By the age of 30, the remarkable Thomas Hutchins (1730?-1789) was an experienced frontiersman, a veteran of the French and Indian War, and a skilled Indian agent. He was best known, however, as a formidable surveyor, cartographer, and geographer. A native of New Jersey, the particular combination of skills made Hutchins the perfect candidate for surveying the vast western regions of the British North American empire. In 1766, he was officially assigned to duty as an engineer in the British army, gradually becoming the most respected surveyor and map maker in the colonies. From 1764 through 1768, he took part in expeditions spanning the west from the northern reaches of the Mississippi Valley to New Orleans, and in 1770, was transferred from the Illinois territory to Pensacola, where he was charged with reorganizing the provincial defenses and mapping.
As Bernard Romans was engaged in mapping West Florida, Hutchins compiled maps, charts, and intelligence reports to create a comprehensive picture of the physical geography of the entire region, even offering a plan to take New Orleans, should the opportunity arise. With the outbreak of the war in 1776, he may have thought his chance had come. Having speculated in southern lands for years, he now angled to instill himself as the chief engineering officer in the Gulf south, but in 1779, just as his plans seemed to be bearing fruit, letters to Hutchins from an expatriate American associate, Samuel Wharton, were intercepted by British agents and interpreted as treasonous. Hutchins was imprisoned for seven weeks, and even after being acquitted, his military career was ended.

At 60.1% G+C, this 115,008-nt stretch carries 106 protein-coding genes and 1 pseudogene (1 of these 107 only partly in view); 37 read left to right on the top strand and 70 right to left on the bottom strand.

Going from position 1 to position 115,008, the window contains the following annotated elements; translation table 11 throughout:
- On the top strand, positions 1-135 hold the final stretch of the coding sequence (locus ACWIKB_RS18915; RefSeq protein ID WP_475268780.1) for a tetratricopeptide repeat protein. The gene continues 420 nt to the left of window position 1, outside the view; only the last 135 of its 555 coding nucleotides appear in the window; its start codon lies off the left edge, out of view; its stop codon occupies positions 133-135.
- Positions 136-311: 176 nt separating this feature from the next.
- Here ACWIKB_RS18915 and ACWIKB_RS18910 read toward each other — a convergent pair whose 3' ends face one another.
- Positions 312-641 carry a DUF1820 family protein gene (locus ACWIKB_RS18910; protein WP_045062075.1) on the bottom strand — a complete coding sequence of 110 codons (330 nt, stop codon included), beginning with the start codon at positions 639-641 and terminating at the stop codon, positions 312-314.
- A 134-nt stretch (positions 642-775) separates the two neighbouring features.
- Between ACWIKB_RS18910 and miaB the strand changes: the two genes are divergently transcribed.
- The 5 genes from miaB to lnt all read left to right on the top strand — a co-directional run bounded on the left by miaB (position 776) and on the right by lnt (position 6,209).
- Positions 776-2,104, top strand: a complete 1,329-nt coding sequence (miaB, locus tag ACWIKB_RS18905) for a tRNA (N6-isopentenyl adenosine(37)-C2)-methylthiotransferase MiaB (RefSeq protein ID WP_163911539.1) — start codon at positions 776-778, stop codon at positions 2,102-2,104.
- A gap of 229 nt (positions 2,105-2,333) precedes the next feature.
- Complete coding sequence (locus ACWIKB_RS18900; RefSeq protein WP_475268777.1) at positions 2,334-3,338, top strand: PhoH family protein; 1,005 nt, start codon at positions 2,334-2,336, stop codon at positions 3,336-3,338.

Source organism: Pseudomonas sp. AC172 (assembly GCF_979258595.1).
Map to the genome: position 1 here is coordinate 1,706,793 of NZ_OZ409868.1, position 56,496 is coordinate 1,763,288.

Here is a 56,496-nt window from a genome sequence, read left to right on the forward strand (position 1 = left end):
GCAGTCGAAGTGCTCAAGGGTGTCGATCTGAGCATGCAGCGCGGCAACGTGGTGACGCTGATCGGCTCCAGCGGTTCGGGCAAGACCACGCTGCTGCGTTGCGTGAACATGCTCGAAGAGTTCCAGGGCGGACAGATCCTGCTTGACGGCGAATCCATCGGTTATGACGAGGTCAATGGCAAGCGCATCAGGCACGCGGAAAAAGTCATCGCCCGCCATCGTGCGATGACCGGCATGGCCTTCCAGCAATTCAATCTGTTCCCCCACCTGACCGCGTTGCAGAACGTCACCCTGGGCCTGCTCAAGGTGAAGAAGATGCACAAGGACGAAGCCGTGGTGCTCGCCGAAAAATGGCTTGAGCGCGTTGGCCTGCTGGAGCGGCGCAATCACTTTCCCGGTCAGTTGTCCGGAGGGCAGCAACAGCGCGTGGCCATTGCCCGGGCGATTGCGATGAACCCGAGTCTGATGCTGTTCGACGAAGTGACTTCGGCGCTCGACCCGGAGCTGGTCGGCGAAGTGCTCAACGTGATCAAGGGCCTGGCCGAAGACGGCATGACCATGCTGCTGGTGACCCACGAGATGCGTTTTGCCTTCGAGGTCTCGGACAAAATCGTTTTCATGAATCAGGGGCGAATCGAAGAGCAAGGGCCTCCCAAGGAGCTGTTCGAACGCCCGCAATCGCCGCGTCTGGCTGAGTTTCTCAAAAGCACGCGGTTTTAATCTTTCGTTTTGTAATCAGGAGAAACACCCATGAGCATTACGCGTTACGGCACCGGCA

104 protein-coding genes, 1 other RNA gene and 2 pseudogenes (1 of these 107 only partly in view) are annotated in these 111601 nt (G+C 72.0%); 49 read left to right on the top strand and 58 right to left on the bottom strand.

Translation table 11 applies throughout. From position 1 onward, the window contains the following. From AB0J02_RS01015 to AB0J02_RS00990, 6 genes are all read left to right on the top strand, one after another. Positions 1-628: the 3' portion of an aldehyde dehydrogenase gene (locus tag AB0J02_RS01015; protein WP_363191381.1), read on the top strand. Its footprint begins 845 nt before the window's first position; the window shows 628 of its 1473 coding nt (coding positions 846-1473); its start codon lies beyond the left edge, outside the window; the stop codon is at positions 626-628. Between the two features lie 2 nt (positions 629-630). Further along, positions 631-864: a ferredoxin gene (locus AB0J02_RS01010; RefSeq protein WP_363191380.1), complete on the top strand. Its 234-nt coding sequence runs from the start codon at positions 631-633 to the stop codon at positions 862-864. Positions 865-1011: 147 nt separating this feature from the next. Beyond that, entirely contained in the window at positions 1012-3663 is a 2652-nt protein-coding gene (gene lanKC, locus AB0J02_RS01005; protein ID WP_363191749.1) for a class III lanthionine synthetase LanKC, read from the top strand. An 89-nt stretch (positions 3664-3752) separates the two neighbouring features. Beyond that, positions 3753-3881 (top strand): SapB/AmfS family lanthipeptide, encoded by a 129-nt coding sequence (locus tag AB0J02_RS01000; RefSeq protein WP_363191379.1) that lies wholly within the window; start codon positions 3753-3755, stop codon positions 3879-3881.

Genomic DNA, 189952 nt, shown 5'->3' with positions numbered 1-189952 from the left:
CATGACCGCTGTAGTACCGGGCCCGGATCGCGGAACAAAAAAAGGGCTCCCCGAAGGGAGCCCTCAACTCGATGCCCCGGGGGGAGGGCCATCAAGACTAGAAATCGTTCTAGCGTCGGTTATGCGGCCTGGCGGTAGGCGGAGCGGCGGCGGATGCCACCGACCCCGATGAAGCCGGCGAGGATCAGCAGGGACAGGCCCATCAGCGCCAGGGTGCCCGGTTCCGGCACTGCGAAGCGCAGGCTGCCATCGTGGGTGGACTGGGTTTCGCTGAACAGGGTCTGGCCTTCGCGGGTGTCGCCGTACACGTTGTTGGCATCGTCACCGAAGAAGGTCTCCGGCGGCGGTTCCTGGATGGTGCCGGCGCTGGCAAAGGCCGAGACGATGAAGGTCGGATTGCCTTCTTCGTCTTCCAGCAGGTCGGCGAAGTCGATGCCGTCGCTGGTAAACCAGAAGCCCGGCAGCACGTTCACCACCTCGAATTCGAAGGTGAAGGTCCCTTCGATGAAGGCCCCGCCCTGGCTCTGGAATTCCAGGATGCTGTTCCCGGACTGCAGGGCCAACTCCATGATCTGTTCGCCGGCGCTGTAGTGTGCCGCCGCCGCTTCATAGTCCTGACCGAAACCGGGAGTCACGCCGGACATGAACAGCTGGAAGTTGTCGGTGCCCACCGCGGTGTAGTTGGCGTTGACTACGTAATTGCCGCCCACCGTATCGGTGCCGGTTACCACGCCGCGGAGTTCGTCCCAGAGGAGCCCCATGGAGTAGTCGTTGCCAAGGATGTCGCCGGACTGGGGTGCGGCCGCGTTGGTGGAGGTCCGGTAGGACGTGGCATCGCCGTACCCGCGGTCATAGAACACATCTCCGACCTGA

|Preface of Thomas Hutchin's Historical Narrative |
(click to see page 2)
In some desperation, Hutchins acted "out the treason with which he had been slandered. Approaching Benjamin Franklin, he took an oath of loyalty to the United States and in May, 1781, accepted the post of Geographer of the United States, assigned to duty in the south. In hopes of raising funds, he published a version of the reports he had prepared for the British ten years before, issuing it as An Historical Narrative and Topographical Description of Louisiana, and West-Florida
In 1788, Hutchins became immersed in one of the several late eighteenth century cabals seeking to wrest control of Louisiana
. Hoping to revitalize the colony for Spain, he was prepared to renounce his citizenship to become surveyor general, however he died before his plans came to fruition.
The APS owns three copies of Hutchins' Historical Narrative, one of which was presented to the Society by the author in 1784.